Keeping your content promise, even when it hurts

content promise

By Mark Schaefer

I have a friend who is a hard-working mom trying to establish herself as a social media advisor. I have a soft spot for anybody trying to make their way in the world and do my best to help folks starting out in the field.

She had an idea for a guest post and I thought it was a good one — original, timely, passionate. I encouraged her to give it a shot.

Her first draft to me was … pretty bad. One sentence had three grammatical errors. She promised to do better, even get an editor involved. The second draft was pretty good, but convoluted and wandering. The main point showed up about half-way down the page.

The same week I had some content fall through. I really needed my friend’s content for my blog that week, but I decided not to run her post because it was good but not great.

It was a difficult decision. I realize that in the long-run, the world probably wouldn’t care, or even notice, if I ran one sub-par blog post. It would have meant a lot to my friend and I wanted to help her, but I’m driven by a bigger consideration: I can’t let you — my readers down — not even once.

It would be like knowingly let one bad product slip through the assembly line. That is a slippery slope.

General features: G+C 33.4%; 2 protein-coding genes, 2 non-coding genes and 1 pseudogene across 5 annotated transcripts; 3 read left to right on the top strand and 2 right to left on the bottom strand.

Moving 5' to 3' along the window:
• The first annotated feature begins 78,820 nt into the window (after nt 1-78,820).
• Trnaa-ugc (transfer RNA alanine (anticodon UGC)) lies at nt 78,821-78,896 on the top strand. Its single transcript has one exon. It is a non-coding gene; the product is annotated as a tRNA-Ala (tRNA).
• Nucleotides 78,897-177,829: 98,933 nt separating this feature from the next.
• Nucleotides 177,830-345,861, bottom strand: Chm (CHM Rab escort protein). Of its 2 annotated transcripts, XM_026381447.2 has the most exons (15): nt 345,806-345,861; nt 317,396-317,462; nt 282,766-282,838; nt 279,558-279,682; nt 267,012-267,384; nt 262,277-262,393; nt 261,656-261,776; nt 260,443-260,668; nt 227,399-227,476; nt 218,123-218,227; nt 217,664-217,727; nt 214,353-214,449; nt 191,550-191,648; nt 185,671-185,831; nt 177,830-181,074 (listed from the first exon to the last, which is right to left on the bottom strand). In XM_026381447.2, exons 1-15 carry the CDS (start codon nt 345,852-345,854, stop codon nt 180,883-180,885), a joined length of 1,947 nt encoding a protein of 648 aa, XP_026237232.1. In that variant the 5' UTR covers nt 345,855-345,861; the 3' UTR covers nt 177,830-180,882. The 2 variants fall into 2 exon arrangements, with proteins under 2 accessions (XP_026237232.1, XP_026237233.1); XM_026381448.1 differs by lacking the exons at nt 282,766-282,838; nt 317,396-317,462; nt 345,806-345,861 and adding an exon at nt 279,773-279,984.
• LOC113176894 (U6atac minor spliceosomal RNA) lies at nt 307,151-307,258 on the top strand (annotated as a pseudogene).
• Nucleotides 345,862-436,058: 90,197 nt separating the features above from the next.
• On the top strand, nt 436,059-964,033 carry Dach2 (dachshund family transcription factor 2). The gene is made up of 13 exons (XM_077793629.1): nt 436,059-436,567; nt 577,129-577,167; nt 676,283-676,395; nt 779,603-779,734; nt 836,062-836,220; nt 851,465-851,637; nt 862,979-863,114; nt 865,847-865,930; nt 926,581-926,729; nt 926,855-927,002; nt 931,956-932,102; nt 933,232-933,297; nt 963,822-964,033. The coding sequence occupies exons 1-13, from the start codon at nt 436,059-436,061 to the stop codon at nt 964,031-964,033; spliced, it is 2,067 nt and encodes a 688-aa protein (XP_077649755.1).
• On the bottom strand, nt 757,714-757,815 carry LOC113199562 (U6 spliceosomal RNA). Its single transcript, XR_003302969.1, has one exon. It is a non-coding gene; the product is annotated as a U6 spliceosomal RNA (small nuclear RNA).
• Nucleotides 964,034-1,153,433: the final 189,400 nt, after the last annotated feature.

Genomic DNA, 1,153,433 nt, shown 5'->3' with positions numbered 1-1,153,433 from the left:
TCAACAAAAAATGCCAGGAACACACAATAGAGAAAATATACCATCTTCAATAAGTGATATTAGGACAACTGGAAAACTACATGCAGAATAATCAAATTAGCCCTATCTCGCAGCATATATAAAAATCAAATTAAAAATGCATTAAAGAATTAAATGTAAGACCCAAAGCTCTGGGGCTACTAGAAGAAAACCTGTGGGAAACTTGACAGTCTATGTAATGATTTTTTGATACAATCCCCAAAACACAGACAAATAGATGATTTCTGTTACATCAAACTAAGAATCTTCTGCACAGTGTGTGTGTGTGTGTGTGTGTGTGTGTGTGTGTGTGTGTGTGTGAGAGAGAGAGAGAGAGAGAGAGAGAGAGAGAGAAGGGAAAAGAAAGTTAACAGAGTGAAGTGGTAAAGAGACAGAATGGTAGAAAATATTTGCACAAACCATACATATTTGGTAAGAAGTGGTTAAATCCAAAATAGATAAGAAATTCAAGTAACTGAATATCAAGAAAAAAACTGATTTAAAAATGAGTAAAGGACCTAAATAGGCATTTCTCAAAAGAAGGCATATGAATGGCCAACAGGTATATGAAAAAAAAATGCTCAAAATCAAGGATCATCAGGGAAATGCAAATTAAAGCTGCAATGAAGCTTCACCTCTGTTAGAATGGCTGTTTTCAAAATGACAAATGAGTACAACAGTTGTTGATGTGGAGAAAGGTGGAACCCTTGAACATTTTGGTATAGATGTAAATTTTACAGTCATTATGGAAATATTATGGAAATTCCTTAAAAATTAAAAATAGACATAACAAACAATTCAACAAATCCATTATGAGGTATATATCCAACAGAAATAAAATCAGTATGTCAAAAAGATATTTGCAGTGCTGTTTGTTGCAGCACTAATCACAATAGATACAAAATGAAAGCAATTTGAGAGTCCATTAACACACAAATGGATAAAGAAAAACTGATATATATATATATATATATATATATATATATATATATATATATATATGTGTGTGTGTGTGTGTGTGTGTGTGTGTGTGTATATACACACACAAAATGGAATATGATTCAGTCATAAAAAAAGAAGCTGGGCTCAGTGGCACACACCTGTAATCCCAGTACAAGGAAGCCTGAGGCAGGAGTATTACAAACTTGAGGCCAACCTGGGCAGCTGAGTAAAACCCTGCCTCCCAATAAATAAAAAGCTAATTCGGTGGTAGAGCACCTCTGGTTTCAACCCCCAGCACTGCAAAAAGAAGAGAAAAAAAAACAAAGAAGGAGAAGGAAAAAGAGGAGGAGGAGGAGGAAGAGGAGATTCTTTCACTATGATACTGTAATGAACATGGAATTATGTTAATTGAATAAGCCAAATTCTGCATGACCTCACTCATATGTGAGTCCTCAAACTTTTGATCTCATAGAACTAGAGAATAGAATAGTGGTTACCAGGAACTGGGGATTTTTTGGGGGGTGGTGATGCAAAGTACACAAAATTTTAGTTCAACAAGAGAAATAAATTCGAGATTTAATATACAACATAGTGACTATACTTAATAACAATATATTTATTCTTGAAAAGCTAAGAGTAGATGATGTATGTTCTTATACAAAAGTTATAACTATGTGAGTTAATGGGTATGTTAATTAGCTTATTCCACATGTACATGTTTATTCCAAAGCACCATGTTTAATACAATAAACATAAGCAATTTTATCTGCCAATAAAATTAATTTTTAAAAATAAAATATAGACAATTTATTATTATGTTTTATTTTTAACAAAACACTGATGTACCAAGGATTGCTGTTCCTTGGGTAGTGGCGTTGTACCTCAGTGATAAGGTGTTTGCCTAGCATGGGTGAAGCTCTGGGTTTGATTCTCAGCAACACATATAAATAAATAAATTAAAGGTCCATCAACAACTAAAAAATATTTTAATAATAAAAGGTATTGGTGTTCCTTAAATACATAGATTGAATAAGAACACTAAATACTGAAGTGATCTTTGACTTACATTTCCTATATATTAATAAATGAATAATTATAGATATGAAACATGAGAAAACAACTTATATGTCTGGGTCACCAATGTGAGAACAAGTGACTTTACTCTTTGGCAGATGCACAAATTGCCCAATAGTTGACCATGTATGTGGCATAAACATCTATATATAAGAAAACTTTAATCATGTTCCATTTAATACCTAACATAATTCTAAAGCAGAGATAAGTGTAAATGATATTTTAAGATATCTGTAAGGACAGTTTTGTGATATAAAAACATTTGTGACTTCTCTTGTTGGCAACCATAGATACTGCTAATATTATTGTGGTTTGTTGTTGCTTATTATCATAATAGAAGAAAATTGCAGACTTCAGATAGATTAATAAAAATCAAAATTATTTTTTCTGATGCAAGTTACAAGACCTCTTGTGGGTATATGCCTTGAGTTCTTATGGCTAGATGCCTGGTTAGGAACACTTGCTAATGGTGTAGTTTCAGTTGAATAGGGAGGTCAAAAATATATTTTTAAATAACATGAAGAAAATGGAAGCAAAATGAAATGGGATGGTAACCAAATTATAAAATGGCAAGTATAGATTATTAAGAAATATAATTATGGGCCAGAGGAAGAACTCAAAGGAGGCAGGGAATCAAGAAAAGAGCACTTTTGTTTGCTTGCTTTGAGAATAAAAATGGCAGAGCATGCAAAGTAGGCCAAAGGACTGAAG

The imperative of trust and content

The only asset that exists between you and me is trust. You might be here today because you stumbled upon the post through a link someplace, but the only reason you would stay here and read week after week is because I keep my promise. And my promise is this: If you spend your precious time on my blog, it will always be authentic and interesting.

It is a mantra I have lived with since the beginning. You may not agree with me, you may not even like me, but my content will be something that is real and interesting. This blog will always be worth your time.

I am obsessed by this obligation. I will never let you down. The day the blog is un-interesting is the day I’m done. And so, I just could not accommodate my friend, even though I really needed the content and it probably hurt her feelings.

The content promise under attack

I think in this information-dense world, trust is a legitimate point of differentiation for the simple reason is that it is so rare. How may companies are willing to step up and say to you: “I will never let you down.” An airline? Ha! The cable company? Probably not.

But for my blog and my content, this is something that is under my control. I can do my best to uphold my promise every day. I will never let you down. And this is why I work so hard to keep that promise:

content promise

There are a lot of ways we can annoy our readers these days. Pop-ads. Sponsored posts. Sneaky mentions and links that are simply ways to sell out to our customers. These new methods of advertising and influence can also represent attacks on trust.

In a way, even SEO can attack trust. It’s subtle, but doesn’t SEO pressure you to conform to the latest wave of content ideas? Can you really stand out and be interesting if you are pre-occupied with optimizing for the most popular keywords? Of course there is an important role for SEO in our world, but do you have balance in your approach?